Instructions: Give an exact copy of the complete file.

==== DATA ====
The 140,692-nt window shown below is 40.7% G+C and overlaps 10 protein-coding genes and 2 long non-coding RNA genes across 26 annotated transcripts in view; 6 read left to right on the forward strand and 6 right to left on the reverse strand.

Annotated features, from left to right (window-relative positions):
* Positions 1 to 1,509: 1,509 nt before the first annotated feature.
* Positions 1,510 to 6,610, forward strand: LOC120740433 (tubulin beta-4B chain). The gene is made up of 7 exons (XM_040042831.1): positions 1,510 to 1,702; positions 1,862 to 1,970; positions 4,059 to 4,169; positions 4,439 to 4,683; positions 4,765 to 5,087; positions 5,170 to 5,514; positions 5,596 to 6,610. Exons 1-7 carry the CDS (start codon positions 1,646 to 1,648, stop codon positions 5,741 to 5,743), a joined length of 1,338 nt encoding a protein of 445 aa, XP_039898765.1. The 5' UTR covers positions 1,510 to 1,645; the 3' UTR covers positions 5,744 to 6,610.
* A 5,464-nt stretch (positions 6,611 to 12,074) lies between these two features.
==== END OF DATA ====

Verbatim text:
The 140,692-nt window shown below is 40.7% G+C and overlaps 10 protein-coding genes and 2 long non-coding RNA genes across 26 annotated transcripts in view; 6 read left to right on the forward strand and 6 right to left on the reverse strand.

Annotated features, from left to right (window-relative positions):
* Positions 1 to 1,509: 1,509 nt before the first annotated feature.
* Positions 1,510 to 6,610, forward strand: LOC120740433 (tubulin beta-4B chain). The gene is made up of 7 exons (XM_040042831.1): positions 1,510 to 1,702; positions 1,862 to 1,970; positions 4,059 to 4,169; positions 4,439 to 4,683; positions 4,765 to 5,087; positions 5,170 to 5,514; positions 5,596 to 6,610. Exons 1-7 carry the CDS (start codon positions 1,646 to 1,648, stop codon positions 5,741 to 5,743), a joined length of 1,338 nt encoding a protein of 445 aa, XP_039898765.1. The 5' UTR covers positions 1,510 to 1,645; the 3' UTR covers positions 5,744 to 6,610.
* A 5,464-nt stretch (positions 6,611 to 12,074) lies between these two features.